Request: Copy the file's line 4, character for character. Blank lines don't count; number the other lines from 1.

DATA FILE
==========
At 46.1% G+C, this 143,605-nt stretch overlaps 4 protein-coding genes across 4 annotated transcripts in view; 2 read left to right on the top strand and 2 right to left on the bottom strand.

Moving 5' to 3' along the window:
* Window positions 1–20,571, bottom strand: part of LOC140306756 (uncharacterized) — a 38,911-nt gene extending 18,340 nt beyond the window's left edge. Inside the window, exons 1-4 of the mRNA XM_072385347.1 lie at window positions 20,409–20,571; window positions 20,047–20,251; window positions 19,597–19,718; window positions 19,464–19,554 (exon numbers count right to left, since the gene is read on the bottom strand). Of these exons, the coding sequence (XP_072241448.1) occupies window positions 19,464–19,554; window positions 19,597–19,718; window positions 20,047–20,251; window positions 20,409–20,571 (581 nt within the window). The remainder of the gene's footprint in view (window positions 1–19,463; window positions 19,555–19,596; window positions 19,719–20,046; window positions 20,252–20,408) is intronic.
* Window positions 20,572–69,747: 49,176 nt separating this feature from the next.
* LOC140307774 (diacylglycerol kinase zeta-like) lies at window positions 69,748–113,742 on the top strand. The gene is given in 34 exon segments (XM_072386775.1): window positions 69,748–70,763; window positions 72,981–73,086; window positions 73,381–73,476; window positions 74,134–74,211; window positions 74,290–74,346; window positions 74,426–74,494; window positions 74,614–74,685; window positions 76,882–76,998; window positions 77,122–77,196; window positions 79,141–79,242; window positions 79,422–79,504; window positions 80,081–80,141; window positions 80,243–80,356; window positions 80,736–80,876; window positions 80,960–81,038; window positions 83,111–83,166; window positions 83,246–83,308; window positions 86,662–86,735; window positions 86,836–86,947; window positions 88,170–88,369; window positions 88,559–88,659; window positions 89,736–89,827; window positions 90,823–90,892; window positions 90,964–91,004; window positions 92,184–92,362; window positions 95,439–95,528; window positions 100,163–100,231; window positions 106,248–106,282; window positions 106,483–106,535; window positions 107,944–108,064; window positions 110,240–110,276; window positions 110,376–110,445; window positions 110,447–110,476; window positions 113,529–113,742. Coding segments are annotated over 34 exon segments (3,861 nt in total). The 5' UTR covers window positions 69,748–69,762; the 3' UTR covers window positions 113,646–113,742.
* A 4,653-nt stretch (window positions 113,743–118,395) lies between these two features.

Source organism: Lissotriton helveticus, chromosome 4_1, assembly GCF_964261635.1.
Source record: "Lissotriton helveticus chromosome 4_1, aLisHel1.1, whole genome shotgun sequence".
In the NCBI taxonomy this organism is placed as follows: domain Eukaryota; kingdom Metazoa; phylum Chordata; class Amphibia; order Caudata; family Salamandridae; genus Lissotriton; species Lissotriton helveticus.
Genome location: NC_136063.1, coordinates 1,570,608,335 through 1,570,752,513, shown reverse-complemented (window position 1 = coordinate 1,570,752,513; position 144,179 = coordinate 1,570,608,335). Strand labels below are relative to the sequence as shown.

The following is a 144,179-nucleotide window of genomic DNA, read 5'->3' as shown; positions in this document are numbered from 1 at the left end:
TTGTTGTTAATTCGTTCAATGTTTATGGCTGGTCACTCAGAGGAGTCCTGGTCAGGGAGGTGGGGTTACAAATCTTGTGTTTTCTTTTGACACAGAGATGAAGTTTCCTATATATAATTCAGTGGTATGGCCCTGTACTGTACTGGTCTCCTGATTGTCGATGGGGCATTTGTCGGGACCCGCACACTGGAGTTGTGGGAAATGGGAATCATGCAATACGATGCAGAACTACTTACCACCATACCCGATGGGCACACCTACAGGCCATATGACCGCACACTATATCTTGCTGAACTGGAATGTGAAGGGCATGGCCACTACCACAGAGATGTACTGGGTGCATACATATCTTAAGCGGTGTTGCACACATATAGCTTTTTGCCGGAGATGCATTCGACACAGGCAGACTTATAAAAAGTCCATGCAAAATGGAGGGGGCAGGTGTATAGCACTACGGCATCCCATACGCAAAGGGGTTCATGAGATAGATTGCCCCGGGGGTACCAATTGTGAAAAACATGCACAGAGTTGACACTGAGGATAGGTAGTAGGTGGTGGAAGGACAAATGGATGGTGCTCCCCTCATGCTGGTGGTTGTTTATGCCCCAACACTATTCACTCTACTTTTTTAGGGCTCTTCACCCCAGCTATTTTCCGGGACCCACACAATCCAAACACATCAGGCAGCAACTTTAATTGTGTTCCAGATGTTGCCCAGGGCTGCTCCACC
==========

* Window positions 20,572–69,747: 49,176 nt separating this feature from the next.